It was that kind of positive attitude that helped him through his latest close call, when he finished third in the $50,000 Poker Players Championship for $545,772. Wasserson more than held his own at a final table that included the likes of bracelet winners Ray Dehkharghani, Justin Bonomo and previous champions Michael Mizrachi and Brian Rast.

“I don’t have a bracelet, and I really want one, so obviously I’m going to be disappointed when I fall just short. But it’s hard to be disappointed when you cash for that much money against a field of some of the best players in the world. If you are super upset with that outcome, then why are you even playing in the tournament in the first place? Yes, things could have gone differently and I was a huge favorite to at least get heads-up, but I also could have taken a bad beat earlier and not even cashed.”

Although it would be life-changing money for most of us, Wasserson doesn’t have any flashy plans to spend it.

“It was nice to make myself and some friends some money, but it’s not going to affect my life much. The way the games are running now, there’s a huge gap between the $300-$600, $400-$800 games and the next level up, which is $1,500-$3,000 and $2,000-$4,000. So I might have a bigger piece of myself now, but I’m not changing which games I play.”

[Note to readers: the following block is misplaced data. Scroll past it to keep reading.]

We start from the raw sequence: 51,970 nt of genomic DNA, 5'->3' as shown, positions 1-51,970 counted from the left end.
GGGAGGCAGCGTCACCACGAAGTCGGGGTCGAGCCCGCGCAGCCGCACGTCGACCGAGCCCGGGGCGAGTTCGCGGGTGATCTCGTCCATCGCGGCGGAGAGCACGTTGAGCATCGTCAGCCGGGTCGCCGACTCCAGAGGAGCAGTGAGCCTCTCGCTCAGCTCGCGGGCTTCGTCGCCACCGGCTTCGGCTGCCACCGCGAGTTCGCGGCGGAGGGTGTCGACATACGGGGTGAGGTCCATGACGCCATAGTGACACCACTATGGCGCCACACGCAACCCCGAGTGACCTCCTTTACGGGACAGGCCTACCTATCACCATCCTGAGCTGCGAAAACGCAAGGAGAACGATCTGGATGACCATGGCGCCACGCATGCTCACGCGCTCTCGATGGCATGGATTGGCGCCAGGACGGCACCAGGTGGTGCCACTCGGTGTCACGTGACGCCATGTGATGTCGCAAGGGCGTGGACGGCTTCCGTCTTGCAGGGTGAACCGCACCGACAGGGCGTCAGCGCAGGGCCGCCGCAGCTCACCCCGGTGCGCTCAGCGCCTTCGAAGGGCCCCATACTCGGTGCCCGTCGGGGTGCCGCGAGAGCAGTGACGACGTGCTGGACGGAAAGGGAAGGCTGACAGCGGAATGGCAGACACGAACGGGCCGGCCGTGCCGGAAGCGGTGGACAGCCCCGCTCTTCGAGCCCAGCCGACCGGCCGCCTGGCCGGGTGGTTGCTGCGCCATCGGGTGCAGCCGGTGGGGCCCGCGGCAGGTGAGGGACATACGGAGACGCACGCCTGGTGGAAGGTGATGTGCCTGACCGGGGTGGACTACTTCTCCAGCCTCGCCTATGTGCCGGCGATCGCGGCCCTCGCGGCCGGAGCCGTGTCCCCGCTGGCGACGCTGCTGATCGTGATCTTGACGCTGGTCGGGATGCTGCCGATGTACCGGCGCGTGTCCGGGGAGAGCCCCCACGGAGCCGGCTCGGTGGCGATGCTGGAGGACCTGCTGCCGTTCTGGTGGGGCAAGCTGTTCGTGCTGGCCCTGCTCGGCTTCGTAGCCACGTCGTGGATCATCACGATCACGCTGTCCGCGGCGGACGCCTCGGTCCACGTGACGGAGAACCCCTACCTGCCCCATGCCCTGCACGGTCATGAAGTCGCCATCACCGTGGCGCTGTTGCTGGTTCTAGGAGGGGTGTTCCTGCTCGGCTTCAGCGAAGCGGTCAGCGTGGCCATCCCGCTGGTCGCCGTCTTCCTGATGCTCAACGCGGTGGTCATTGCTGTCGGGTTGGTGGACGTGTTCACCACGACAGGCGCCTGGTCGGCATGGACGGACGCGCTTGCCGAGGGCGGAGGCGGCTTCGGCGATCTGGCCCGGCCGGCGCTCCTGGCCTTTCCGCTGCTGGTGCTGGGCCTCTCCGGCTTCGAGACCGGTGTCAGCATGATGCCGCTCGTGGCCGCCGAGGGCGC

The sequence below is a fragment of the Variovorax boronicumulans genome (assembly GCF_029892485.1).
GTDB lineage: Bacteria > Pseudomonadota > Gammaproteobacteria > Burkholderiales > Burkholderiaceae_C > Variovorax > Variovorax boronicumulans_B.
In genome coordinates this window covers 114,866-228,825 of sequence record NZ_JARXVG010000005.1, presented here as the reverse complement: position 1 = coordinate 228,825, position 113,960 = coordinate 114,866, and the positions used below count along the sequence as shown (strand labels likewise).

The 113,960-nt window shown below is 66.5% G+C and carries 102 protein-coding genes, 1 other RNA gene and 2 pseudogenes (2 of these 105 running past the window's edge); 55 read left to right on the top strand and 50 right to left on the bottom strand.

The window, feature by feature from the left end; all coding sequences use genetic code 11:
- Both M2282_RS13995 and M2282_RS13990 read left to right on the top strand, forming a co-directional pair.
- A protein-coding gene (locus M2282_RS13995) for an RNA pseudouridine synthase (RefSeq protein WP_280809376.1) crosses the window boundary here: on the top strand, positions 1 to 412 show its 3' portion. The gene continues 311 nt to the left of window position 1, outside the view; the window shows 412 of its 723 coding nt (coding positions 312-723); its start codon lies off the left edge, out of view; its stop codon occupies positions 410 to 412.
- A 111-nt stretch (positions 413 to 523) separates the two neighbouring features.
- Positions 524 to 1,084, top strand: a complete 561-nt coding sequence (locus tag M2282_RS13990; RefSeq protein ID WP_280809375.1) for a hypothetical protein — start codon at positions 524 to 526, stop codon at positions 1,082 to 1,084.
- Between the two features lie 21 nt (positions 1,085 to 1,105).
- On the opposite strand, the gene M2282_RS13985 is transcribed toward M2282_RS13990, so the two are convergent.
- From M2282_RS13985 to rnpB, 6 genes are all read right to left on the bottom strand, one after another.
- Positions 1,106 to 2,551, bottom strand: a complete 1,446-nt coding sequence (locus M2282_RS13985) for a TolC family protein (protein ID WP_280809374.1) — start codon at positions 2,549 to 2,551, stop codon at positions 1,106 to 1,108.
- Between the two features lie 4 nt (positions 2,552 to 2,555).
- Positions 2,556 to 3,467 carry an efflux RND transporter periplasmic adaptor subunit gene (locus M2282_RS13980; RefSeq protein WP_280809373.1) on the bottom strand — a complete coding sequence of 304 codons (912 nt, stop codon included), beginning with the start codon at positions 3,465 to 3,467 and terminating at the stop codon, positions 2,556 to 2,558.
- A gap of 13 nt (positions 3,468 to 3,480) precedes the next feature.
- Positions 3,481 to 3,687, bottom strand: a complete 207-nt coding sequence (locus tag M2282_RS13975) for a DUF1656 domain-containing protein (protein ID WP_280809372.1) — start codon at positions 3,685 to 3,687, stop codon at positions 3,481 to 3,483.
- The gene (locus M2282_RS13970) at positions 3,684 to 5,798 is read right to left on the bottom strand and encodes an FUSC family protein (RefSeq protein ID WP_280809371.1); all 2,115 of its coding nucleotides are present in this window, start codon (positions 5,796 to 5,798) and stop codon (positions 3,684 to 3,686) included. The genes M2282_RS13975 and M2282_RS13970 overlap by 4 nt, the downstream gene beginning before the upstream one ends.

Moving Forward

Outside of a few trips a year, Wasserson calls the Bellagio his home base for most sessions. Since he’s successfully dabbled in all forms of poker, he usually just plays what he wants. But does he want to be a lifer, or is poker simply an easy paycheck?

“Ideally, I would like to have some sort of stable income outside of poker, whether that means I start my own business or buy into another, but I think I’m always going to play poker. I think most players dream of one day playing just for the fun of it, but I’m not looking for that any time soon. I still love playing poker and look forward to it, so it’s not like I’m searching for the nearest escape. Hopefully I’ll be around long enough to be the old guy at the table one day.” ♠